All 50 states can now generate online sales tax revenue

 

 

HATTIESBURG, MISS. - Today’s highly anticipated ruling by the U.S. Supreme Court, regarding online sales tax revenue could not have come at a better time for Mississippi.  The 5 to 4 ruling by the court allows for states to collect sales tax revenue from online purchases.

“We are all in agreement that a special session would be necessary for infrastructure and bridges,” Mississippi Governor Phil Bryant said. “We are just waiting now to see what the Supreme Court does.”

Gov. Bryant did not call a special session, yet because he anticipated a ruling to overturn the Quill Case from 1992, a case which implemented a law prohibiting states from collecting online sales taxes.
 

“I think it was wise on the Governor's part to wait until we knew whether the Supreme Court was going to overturn the Quill Decision, and allow taxation of online sales or not,” a State Senator for Mississippi, Joey Fillingane said. “And so now they have.”


This decision could give states a major boost in generated revenue.

“That could be anywhere between 50 and 75 million dollars, which that we might be able to dedicate to roads and bridges,” Gov. Bryant said.

Also, while providing help to the state's infrastructure, today's ruling could also help local businesses.  A statement from Mississippi Attorney General, Jim Hood reads,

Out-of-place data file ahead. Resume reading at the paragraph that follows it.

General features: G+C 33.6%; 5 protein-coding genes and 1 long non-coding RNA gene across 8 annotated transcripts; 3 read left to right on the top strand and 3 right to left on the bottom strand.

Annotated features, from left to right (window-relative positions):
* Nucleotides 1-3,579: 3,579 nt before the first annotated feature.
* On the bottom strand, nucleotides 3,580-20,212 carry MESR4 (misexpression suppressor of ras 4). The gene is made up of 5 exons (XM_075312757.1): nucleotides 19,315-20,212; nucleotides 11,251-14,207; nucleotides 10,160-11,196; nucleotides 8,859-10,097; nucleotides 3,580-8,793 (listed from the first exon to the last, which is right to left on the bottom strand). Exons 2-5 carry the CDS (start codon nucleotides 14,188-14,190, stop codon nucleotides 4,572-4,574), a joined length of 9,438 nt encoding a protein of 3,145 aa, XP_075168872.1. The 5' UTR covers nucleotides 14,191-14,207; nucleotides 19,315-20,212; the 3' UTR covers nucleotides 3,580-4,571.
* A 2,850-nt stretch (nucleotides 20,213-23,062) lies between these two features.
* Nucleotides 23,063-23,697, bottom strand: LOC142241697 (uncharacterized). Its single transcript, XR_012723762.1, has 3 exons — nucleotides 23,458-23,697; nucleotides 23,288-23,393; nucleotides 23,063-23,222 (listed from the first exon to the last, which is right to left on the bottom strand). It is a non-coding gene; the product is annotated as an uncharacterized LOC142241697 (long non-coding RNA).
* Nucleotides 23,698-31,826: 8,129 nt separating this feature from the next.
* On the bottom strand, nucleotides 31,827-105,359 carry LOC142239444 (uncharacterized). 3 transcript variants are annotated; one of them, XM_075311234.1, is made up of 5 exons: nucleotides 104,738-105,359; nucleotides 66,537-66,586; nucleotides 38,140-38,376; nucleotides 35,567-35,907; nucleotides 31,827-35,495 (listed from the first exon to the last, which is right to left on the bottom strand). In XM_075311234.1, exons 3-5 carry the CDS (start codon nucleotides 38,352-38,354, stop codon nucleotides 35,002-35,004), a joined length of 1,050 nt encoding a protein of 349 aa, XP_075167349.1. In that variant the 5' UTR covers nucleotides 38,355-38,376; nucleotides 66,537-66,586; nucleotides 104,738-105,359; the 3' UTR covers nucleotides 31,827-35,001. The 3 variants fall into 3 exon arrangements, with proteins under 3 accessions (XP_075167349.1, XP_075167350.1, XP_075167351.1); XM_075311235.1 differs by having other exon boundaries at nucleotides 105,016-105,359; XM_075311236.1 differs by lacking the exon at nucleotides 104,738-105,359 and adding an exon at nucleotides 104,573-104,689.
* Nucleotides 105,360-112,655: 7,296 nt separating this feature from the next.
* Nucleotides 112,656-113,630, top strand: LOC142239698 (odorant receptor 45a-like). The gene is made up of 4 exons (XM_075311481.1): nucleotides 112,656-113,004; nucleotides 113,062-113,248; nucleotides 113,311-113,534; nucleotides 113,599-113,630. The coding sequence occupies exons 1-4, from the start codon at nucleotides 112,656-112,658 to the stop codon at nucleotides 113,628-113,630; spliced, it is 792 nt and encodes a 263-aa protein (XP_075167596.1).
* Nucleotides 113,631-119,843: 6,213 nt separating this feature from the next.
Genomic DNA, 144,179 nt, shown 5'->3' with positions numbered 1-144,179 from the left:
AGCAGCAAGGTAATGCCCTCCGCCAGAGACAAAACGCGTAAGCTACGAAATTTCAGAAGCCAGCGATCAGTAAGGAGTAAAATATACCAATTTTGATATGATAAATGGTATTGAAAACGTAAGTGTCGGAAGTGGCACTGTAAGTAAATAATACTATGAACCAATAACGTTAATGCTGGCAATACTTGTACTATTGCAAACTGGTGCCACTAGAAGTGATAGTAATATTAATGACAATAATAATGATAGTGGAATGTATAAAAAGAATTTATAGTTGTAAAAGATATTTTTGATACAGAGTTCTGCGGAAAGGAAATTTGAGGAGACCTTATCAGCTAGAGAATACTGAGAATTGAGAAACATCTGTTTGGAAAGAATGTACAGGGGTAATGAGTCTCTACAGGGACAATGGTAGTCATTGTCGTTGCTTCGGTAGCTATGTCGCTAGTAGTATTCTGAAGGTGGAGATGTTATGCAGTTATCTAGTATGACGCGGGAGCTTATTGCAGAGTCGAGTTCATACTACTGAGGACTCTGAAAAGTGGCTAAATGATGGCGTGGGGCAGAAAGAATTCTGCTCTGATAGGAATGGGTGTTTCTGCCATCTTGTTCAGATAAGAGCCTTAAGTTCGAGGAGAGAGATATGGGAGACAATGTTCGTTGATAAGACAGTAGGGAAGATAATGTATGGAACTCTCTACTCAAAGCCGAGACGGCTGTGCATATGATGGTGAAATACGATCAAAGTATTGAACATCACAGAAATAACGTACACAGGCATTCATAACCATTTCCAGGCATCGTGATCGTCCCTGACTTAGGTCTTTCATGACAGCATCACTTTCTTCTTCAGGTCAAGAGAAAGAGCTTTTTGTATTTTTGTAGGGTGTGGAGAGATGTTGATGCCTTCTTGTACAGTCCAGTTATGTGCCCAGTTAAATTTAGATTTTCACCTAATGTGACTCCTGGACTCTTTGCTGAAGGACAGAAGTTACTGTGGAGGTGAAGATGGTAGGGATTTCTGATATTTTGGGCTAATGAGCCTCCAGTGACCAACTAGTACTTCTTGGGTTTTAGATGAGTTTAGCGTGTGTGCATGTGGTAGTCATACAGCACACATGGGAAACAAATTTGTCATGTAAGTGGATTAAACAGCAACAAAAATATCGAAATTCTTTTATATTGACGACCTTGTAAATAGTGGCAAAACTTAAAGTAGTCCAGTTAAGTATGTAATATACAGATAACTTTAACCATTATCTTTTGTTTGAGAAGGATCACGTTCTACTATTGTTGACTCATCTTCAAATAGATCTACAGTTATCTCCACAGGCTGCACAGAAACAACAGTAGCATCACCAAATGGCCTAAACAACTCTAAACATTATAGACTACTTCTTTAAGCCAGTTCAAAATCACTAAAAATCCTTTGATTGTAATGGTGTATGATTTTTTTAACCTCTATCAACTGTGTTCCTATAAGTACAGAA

“Today’s ruling is a victory for our Main Street merchants in Mississippi. It puts them on a level playing field with large, out-of-state and international corporations… I have supported an internet sales tax from the beginning, not only because it will bring an estimated $50 million in the first year for our state, but because this means our local brick and mortar stores are now on a level playing field with businesses that have no storefront in Mississippi.”

Now, online prices could be going up in the near future.

“Up until now, it has also been a financial factor that will go away now because up until now, you have not been required to pay that sales tax on those online purchases,” Sen. Filligane said. “So, it is actually a little cheaper to purchase those good online. Now, that advantage will go away.”

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